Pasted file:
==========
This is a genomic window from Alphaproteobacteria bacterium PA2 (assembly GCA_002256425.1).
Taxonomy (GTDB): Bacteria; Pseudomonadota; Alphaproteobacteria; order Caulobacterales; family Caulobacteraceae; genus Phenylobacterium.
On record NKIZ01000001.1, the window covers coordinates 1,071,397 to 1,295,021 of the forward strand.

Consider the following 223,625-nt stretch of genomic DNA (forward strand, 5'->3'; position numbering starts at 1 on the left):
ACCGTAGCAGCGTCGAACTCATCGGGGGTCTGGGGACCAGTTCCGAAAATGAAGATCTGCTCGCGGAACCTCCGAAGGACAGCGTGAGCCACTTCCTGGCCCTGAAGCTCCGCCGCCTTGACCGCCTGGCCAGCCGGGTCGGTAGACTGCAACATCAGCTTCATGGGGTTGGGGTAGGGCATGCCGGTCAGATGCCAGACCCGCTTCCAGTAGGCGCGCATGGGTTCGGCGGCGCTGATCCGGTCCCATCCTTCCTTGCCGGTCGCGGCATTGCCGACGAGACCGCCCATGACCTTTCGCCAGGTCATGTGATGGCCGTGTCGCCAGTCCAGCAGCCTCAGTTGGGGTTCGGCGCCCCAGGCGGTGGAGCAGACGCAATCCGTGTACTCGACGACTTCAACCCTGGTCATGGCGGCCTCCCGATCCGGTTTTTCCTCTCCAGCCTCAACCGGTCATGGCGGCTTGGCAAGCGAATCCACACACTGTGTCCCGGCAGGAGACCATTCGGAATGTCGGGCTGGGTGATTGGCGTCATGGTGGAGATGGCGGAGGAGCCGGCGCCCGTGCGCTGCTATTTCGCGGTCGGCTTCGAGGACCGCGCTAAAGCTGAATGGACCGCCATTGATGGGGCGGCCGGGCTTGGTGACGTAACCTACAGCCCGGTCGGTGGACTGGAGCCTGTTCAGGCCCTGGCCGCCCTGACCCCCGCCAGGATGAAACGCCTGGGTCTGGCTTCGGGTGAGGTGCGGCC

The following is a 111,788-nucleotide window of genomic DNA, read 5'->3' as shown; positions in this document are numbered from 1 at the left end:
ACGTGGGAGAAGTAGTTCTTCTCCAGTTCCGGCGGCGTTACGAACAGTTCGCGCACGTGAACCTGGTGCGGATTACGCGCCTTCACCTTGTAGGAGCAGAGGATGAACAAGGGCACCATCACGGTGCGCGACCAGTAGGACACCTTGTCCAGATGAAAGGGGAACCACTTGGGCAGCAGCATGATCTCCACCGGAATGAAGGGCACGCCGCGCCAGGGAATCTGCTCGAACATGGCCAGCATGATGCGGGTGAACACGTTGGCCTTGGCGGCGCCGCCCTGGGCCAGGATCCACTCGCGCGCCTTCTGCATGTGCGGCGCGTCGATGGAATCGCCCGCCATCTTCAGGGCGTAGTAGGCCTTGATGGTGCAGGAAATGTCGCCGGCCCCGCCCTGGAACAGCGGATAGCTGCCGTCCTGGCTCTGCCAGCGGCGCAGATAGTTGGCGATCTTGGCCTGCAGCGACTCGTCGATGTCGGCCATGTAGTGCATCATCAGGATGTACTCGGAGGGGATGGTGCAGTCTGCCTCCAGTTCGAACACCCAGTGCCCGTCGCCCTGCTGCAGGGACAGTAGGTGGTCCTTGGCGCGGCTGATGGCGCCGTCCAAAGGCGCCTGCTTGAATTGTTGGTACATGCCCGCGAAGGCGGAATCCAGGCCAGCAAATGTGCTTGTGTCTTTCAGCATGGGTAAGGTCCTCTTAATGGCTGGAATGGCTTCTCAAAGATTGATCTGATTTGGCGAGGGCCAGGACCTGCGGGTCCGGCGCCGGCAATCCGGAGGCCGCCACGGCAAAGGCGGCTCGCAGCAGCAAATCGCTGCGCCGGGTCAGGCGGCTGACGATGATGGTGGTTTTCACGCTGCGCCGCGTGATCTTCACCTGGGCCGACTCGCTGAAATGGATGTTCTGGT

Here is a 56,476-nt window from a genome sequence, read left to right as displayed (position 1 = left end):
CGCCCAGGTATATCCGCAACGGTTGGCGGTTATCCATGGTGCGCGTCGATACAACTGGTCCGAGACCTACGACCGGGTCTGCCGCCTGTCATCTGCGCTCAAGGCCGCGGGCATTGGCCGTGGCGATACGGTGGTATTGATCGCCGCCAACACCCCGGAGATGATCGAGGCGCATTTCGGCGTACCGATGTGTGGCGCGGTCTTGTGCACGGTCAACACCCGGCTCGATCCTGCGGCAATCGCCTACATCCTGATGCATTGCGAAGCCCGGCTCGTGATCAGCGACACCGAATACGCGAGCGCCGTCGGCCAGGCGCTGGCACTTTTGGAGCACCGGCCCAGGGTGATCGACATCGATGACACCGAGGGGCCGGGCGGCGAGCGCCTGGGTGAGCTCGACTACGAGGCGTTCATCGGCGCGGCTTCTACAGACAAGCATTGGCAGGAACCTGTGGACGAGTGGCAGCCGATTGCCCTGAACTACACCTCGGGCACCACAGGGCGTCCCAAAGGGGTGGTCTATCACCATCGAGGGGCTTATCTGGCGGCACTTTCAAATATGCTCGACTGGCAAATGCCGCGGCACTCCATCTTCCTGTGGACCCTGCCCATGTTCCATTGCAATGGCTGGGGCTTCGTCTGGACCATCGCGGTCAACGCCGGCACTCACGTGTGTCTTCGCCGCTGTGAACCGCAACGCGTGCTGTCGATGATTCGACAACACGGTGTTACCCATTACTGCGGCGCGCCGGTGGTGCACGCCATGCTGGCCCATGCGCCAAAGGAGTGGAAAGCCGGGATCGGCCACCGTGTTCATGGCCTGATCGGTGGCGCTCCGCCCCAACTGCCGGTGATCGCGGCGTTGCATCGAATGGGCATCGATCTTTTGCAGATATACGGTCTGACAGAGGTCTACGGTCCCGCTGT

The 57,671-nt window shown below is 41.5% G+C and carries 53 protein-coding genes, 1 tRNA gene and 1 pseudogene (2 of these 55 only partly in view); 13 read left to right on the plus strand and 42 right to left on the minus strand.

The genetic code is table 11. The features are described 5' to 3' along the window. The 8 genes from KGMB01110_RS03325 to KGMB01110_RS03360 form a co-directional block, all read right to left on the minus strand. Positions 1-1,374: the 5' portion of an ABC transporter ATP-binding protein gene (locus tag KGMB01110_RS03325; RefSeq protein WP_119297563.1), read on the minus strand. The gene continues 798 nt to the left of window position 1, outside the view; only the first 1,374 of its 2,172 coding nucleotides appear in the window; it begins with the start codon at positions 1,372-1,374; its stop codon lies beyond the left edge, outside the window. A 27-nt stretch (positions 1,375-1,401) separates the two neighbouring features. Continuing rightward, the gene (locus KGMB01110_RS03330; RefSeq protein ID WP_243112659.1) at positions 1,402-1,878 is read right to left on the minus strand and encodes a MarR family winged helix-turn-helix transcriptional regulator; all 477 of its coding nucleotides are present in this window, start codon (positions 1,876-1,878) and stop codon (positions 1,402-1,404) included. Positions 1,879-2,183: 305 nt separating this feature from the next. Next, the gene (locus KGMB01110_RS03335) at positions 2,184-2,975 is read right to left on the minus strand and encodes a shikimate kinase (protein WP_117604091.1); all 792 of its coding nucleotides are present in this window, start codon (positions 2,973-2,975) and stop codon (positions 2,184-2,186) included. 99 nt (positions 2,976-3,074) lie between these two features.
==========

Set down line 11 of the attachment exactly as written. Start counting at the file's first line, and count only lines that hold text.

The genetic code is table 11. The features are described 5' to 3' along the window. The 8 genes from KGMB01110_RS03325 to KGMB01110_RS03360 form a co-directional block, all read right to left on the minus strand. Positions 1-1,374: the 5' portion of an ABC transporter ATP-binding protein gene (locus tag KGMB01110_RS03325; RefSeq protein WP_119297563.1), read on the minus strand. The gene continues 798 nt to the left of window position 1, outside the view; only the first 1,374 of its 2,172 coding nucleotides appear in the window; it begins with the start codon at positions 1,372-1,374; its stop codon lies beyond the left edge, outside the window. A 27-nt stretch (positions 1,375-1,401) separates the two neighbouring features. Continuing rightward, the gene (locus KGMB01110_RS03330; RefSeq protein ID WP_243112659.1) at positions 1,402-1,878 is read right to left on the minus strand and encodes a MarR family winged helix-turn-helix transcriptional regulator; all 477 of its coding nucleotides are present in this window, start codon (positions 1,876-1,878) and stop codon (positions 1,402-1,404) included. Positions 1,879-2,183: 305 nt separating this feature from the next. Next, the gene (locus KGMB01110_RS03335) at positions 2,184-2,975 is read right to left on the minus strand and encodes a shikimate kinase (protein WP_117604091.1); all 792 of its coding nucleotides are present in this window, start codon (positions 2,973-2,975) and stop codon (positions 2,184-2,186) included. 99 nt (positions 2,976-3,074) lie between these two features.